PROVIDENCE, R.I. (AP) — Some veterans of the Navy's "Silent Service" are cringing at news that President Donald Trump disclosed the whereabouts of two submarines that are part of an undersea force that prides itself on stealth.
While Trump did not give up the subs' precise location, his telling the president of the Philippines of the submarines' presence in a private conversation startled many in a community that has long abided by the adage "Loose lips sink ships."
"The only thing that saves our lives is people not knowing where we are," said T. Michael Bircumshaw, a retired Navy master chief and former commander of the United States Submarine Veterans, Inc. He said telling anyone anything about where U.S. submarines are is "pure, unadulterated, criminal stupidity."
Security experts say such disclosures are rare. One breach that's bitterly remembered in the submarine force came in 1943 when Kentucky Congressman Andrew J. May revealed that submarines were escaping Japanese attacks because the charges they were dropping were exploding at too shallow of a depth, Bircumshaw noted. Japanese forces adjusted and U.S. submarines were hit.
Trump's reference to the submarines was made during an April 29 call that touched on the North Korean threat. Trump revealed the U.S. had two nuclear submarines in the region and did not want to use them, according to a leaked transcript of the conversation with Rodrigo Duterte.
"I didn't see any foul there, and those people making it a foul are a bit ridiculous," said retired Vice Adm. Al Konetzni. "We have submarines operating, thank goodness, we have them operating in all of the trouble spots of the world."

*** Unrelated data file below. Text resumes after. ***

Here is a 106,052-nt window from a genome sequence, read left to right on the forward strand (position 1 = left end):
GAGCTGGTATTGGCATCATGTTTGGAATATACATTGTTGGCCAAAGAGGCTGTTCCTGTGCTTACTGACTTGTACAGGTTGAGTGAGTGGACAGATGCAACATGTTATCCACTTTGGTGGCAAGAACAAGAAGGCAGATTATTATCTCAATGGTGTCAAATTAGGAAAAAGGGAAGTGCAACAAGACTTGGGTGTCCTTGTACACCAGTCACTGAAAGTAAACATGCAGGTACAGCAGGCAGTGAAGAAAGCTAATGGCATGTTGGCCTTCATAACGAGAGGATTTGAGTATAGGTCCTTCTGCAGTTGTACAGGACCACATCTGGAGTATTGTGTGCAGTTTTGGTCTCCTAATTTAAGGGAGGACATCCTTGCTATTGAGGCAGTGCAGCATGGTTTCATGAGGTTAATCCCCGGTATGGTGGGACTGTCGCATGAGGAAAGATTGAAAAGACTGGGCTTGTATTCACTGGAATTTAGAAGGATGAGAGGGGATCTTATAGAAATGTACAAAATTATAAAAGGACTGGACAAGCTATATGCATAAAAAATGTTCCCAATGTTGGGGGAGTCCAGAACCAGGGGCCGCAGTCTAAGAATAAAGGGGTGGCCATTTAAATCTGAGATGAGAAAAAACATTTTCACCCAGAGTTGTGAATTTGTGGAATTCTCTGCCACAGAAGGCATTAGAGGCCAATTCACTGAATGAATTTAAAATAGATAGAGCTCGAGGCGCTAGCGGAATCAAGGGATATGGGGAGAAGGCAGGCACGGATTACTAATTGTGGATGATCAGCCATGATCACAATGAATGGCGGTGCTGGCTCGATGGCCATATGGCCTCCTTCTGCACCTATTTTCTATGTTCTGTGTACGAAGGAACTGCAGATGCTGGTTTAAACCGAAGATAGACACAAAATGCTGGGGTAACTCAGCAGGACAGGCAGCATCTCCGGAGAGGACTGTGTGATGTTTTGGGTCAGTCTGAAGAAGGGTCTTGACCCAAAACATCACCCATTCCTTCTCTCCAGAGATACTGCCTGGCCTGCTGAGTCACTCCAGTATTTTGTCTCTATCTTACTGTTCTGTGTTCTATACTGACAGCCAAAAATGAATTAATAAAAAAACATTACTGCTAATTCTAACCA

Thomas Fedyszyn, a professor of national security affairs at the U.S. Naval War College in Newport, Rhode Island, could not recall a U.S. president ever making such a disclosure.
"It was an extremely rare, unlikely and uncommon statement by a senior political leader," he said.
The Navy generally does not describe where submarines are patrolling until after they've returned home or they're calling on a port. It announced a visit by the USS Michigan to Busan, South Korea, days before Trump's call with Duterte.
Deen Brown, who conducted submarine war patrols for the Navy during World War II, said he was not concerned about the disclosure, and the subs may not even be where Trump said they were.
"But even if they are there, they're not going to be there very long," said Brown, 94, of Oakdale, Connecticut.
Bud Atkins, who served on 10 submarines and retired as a command master chief, was incredulous. He said Trump should "keep his mouth shut, to put it bluntly."
"I couldn't believe it. I could not believe it," said Atkins, also of Oakdale.
American submarines carrying nuclear warheads patrol the world's oceans to deter a nuclear attack. Their locations are kept secret to ensure the U.S. can strike back if attacked. Attack submarines also need to stay hidden for their missions, from destroying enemy ships to sending special operations forces ashore and collecting intelligence.
While opinions varied about the significance of Trump's disclosure, the submariners all spoke of stealth as a principle advantage.
"We spend all those years training to keep quiet under the water. We build machines to do specifically that," said submarine veteran Ray Hamilton, of New London, Connecticut. "And we stay hidden, until the president says, 'Hey we're hiding them over there!"
James H. Patton Jr., a retired Navy captain, said it should come as no surprise that there are submarines operating in that part of the world, and Trump didn't give a precise location or ship names. But he wondered whether it was an intentional statement vetted by his advisers, perhaps to reassure allies, or something spontaneous.
"If he was blurting out information he knew, that's worrisome," said Patton. "If it was a consciously thought out statement, I have no issue."